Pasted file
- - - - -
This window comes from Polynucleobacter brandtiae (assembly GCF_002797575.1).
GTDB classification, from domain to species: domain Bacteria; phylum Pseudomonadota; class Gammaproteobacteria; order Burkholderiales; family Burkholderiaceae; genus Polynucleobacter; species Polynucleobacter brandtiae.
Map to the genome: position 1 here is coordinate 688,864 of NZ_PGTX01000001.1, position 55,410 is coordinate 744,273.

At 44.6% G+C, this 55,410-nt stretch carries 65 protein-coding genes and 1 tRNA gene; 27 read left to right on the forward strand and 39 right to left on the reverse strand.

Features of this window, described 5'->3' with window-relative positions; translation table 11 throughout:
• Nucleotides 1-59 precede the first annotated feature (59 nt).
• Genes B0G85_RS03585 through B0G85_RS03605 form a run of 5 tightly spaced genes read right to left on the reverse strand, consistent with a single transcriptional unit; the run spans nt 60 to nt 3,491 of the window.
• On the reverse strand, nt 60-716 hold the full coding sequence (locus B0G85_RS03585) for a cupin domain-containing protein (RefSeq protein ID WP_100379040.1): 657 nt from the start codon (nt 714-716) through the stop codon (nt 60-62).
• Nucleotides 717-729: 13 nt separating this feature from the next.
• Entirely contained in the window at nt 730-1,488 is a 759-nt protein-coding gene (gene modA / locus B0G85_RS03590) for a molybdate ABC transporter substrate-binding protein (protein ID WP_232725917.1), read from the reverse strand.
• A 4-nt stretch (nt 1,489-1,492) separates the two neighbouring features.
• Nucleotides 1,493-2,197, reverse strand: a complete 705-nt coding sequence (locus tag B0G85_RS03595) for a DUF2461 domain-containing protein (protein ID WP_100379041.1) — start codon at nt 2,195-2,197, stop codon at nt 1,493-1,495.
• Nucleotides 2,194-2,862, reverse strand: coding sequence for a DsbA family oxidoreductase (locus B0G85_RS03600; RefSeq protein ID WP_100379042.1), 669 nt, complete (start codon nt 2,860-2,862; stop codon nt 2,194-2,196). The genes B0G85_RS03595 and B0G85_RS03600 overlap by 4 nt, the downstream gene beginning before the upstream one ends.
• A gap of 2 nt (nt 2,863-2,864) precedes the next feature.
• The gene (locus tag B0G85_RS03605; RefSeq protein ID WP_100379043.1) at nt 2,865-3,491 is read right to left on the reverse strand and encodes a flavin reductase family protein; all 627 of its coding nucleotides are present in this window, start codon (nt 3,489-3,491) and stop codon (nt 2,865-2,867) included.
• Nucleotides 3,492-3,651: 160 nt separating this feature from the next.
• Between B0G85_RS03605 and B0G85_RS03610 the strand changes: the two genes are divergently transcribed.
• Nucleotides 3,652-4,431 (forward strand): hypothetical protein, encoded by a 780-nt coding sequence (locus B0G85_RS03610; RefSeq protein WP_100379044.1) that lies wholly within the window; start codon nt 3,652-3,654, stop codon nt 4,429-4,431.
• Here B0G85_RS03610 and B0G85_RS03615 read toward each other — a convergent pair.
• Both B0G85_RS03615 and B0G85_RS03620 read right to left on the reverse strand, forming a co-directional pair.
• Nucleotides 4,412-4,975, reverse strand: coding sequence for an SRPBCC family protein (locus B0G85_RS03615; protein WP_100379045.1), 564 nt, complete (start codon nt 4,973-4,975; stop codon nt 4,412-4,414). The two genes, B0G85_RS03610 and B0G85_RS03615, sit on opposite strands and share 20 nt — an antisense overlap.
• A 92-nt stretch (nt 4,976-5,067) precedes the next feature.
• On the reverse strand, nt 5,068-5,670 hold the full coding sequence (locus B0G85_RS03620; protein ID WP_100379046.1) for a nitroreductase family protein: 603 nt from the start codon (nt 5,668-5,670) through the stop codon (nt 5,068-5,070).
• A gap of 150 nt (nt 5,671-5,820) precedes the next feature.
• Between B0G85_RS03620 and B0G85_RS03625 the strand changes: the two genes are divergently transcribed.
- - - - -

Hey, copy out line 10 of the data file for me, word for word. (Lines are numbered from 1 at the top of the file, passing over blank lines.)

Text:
• Entirely contained in the window at nt 730-1,488 is a 759-nt protein-coding gene (gene modA / locus B0G85_RS03590) for a molybdate ABC transporter substrate-binding protein (protein ID WP_232725917.1), read from the reverse strand.